Metformin is a prescription drug used to treat type 2 diabetes. In diabetics, it can help to control blood sugar and insulin sensitivity. Type 2 diabetes is a risk factor for Alzheimer's disease, and insulin sensitivity may be altered in Alzheimer's patients. Some studies suggest metformin may reduce Alzheimer's risk, but others have found long-term use may increase it. No large clinical trials have confirmed whether metformin is beneficial in non-diabetic Alzheimer’s patients. And long-term metformin use may decrease blood levels of vitamin B12, so levels should be monitored by a physician.
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Multiple observational studies have reported varying results on whether metformin may be beneficial for preventing Alzheimer's disease in type 2 diabetes patients. Three studies reported a decreased risk for cognitive impairment or dementia in diabetic patients taking metformin compared to those not taking medication or taking other diabetes drugs . Additionally, one meta-analysis suggested a trend for reduced risk of dementia with metformin use in diabetics . Three other studies, however, reported an increased risk for impaired cognitive performance, dementia, or Alzheimer's disease with metformin use compared to those taking other medications . One study reported that longer metformin use was associated with an increasing risk for dementia .
Several factors could account for the varying results. Many of these studies do not account for diabetes duration, severity, or how well diabetes is controlled . Also, metformin is often used to treat mild diabetes, so patients taking other drugs may have more severe diabetes. Additionally, long-term metformin use can decrease vitamin B12 levels, which may be a potential risk factor for Alzheimer's disease. One study reported that when controlling for vitamin B12 levels, metformin was no longer significantly associated with increased risk of Alzheimer's .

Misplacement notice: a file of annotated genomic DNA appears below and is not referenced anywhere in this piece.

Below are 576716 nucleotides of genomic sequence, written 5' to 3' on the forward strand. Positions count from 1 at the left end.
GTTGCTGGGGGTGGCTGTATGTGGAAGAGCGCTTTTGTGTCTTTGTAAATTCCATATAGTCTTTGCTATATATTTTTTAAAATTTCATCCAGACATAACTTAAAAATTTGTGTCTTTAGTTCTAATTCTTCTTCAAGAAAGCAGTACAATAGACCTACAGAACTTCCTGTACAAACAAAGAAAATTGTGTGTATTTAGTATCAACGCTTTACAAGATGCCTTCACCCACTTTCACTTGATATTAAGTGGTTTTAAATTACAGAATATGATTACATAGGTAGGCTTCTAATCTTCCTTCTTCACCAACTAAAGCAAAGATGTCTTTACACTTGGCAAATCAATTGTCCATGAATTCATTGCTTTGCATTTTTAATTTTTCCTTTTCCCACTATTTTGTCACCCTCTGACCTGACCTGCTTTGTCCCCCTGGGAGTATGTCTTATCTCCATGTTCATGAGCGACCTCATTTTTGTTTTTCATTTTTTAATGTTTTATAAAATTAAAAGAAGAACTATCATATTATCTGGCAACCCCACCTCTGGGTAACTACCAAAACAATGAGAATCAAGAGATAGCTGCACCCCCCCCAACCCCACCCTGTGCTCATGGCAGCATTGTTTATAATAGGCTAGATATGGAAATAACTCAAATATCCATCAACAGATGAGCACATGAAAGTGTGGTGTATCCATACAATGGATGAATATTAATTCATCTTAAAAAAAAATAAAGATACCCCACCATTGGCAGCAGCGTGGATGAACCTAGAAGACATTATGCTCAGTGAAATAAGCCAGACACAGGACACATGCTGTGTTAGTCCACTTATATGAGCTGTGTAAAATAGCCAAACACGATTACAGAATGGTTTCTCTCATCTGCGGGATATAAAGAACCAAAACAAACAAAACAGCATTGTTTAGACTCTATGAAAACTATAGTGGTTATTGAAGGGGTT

It is currently unknown whether metformin would prevent Alzheimer's disease in non-diabetic patients. Whether with metformin or another method, controlling diabetes is important for reducing your risk for Alzheimer's disease. If you are taking metformin, you should speak to your doctor about monitoring your vitamin B12 levels.
One observational study reported a reduced risk for Alzheimer's disease after controlling for APOE4 status, though it is unknown if it is better for APOE4 carriers or not . For more information on what the APOE4 gene allele means for your health, read our APOE4 information page.
In two clinical studies in non-diabetic patients with mild cognitive impairment or mild Alzheimer's disease, metformin improved some aspects of cognition, but not others. There were no changes in other Alzheimer's biomarkers . However, both studies were likely too small and short to show a clinical benefit.
The most common side effect metformin users experience is gastrointestinal discomfort—which can lead to weight loss—but this discomfort may decrease over time . Some evidence suggests that metformin may decrease levels of vitamin B12 thus increasing the risk of diabetic neuropathy . Additionally, some reports suggest that metformin may increase the risk of lactic acidosis, a buildup of lactate which can decrease the blood's pH . Metformin has, however, been available for many years and has a good safety profile. It does have many drug interactions that should be discussed with your doctor before use.
NOTE: This is not a comprehensive safety evaluation or complete list of potentially harmful drug interactions. It is important to discuss safety issues with your physician before taking any new supplement or medication.
Metformin (sold as Glucophage or Glucophage XR – extended release) is available by prescription. For diabetes patients, it is usually started at 500mg twice per day and increased up to 2g/day in divided doses.
More information on side effects and drug interactions is available on Drugs.com.
Learn more about the Targeting Aging with Metformin (TAME) trial, which is the first aging clinical study.